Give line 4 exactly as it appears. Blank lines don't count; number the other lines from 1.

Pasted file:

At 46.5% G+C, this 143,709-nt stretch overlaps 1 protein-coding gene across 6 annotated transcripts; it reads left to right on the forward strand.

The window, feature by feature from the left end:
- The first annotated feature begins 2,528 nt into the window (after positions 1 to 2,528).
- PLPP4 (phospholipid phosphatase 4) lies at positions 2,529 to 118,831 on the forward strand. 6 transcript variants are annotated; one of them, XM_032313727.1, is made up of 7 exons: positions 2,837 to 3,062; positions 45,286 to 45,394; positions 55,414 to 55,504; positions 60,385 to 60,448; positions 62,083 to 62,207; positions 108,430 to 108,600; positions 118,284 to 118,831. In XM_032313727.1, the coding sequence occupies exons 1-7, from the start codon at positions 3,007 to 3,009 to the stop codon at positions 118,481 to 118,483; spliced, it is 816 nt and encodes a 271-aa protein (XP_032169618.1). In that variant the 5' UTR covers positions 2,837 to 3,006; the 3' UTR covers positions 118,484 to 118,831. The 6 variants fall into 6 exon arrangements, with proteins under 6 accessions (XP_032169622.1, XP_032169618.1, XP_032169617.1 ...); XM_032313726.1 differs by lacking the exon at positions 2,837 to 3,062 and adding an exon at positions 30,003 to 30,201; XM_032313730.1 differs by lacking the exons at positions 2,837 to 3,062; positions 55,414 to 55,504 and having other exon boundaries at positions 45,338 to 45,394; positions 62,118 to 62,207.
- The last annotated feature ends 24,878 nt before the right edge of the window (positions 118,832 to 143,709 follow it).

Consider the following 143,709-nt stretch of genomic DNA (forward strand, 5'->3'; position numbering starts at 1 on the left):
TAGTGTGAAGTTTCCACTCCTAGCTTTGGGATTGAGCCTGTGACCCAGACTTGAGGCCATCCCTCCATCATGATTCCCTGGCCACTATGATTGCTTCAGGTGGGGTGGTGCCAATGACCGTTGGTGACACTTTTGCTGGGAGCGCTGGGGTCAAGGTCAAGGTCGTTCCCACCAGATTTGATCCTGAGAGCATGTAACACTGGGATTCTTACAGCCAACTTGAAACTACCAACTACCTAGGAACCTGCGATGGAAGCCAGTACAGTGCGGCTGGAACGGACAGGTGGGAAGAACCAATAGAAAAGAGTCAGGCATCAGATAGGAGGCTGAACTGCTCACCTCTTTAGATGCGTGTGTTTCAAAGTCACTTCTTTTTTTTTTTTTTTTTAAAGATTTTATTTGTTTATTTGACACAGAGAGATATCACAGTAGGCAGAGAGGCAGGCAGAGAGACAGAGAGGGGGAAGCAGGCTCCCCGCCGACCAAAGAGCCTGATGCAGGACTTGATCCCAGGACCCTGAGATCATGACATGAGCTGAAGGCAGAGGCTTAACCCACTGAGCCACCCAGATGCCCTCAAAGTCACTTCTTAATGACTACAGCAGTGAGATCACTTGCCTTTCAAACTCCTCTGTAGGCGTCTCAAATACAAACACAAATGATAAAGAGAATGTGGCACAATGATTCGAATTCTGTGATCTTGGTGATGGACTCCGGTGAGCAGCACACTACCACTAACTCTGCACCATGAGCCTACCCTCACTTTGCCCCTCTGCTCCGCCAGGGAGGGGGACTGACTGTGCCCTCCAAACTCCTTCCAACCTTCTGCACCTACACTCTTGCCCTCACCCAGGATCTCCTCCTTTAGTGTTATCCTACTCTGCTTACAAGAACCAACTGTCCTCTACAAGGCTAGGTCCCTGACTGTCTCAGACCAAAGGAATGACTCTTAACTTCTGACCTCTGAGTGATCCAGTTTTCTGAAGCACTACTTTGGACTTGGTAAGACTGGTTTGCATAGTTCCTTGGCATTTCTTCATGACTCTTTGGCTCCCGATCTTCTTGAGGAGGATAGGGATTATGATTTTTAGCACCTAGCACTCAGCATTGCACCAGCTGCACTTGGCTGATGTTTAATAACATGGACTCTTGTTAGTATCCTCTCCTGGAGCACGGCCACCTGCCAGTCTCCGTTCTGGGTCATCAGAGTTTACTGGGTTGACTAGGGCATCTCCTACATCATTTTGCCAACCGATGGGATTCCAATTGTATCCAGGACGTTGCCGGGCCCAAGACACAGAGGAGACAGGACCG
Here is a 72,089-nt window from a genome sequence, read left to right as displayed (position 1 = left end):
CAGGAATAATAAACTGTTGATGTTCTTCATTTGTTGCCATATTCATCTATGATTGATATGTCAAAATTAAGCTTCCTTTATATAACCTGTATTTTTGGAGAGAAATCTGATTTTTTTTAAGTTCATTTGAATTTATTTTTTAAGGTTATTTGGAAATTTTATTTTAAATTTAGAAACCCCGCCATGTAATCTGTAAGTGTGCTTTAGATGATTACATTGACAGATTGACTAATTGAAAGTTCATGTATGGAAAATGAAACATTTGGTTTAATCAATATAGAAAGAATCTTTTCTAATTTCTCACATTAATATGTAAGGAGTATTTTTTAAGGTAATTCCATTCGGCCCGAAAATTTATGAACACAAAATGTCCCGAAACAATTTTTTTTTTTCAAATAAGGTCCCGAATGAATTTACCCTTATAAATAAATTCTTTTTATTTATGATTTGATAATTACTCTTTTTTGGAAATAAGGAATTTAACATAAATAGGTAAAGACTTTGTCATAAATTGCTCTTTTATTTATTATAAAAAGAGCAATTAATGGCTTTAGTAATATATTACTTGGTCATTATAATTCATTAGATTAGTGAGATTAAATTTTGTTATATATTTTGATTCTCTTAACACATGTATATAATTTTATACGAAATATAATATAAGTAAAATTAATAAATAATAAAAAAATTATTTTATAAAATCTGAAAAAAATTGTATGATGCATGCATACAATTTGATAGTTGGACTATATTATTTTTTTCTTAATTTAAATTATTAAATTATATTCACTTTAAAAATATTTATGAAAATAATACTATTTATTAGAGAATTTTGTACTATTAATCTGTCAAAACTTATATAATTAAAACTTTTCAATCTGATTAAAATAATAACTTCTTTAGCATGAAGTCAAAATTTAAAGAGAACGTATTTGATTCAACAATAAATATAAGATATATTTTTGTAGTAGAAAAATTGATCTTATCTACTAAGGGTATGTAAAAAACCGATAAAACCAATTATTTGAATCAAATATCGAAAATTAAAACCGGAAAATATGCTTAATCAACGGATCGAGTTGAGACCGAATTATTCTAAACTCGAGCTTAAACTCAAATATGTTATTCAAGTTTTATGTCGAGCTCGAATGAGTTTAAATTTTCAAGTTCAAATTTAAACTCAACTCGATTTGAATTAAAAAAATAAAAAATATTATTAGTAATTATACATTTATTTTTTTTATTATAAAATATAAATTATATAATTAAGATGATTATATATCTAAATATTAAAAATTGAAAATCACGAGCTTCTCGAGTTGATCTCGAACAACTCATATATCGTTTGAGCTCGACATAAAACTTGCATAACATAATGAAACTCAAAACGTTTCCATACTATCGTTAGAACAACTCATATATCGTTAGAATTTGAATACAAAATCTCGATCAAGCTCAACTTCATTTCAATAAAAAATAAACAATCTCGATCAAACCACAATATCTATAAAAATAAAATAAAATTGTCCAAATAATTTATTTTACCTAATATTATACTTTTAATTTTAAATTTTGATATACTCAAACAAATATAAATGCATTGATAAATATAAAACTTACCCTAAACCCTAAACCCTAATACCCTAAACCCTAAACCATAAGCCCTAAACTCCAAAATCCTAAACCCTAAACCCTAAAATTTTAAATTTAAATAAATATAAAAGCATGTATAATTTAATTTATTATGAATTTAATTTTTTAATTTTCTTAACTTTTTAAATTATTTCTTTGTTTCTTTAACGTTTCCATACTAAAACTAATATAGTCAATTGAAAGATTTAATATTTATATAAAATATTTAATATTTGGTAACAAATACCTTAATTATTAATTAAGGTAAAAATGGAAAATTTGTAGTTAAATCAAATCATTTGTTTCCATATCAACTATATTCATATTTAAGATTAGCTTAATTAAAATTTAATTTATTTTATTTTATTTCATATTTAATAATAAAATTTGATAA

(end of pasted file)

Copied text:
- PLPP4 (phospholipid phosphatase 4) lies at positions 2,529 to 118,831 on the forward strand. 6 transcript variants are annotated; one of them, XM_032313727.1, is made up of 7 exons: positions 2,837 to 3,062; positions 45,286 to 45,394; positions 55,414 to 55,504; positions 60,385 to 60,448; positions 62,083 to 62,207; positions 108,430 to 108,600; positions 118,284 to 118,831. In XM_032313727.1, the coding sequence occupies exons 1-7, from the start codon at positions 3,007 to 3,009 to the stop codon at positions 118,481 to 118,483; spliced, it is 816 nt and encodes a 271-aa protein (XP_032169618.1). In that variant the 5' UTR covers positions 2,837 to 3,006; the 3' UTR covers positions 118,484 to 118,831. The 6 variants fall into 6 exon arrangements, with proteins under 6 accessions (XP_032169622.1, XP_032169618.1, XP_032169617.1 ...); XM_032313726.1 differs by lacking the exon at positions 2,837 to 3,062 and adding an exon at positions 30,003 to 30,201; XM_032313730.1 differs by lacking the exons at positions 2,837 to 3,062; positions 55,414 to 55,504 and having other exon boundaries at positions 45,338 to 45,394; positions 62,118 to 62,207.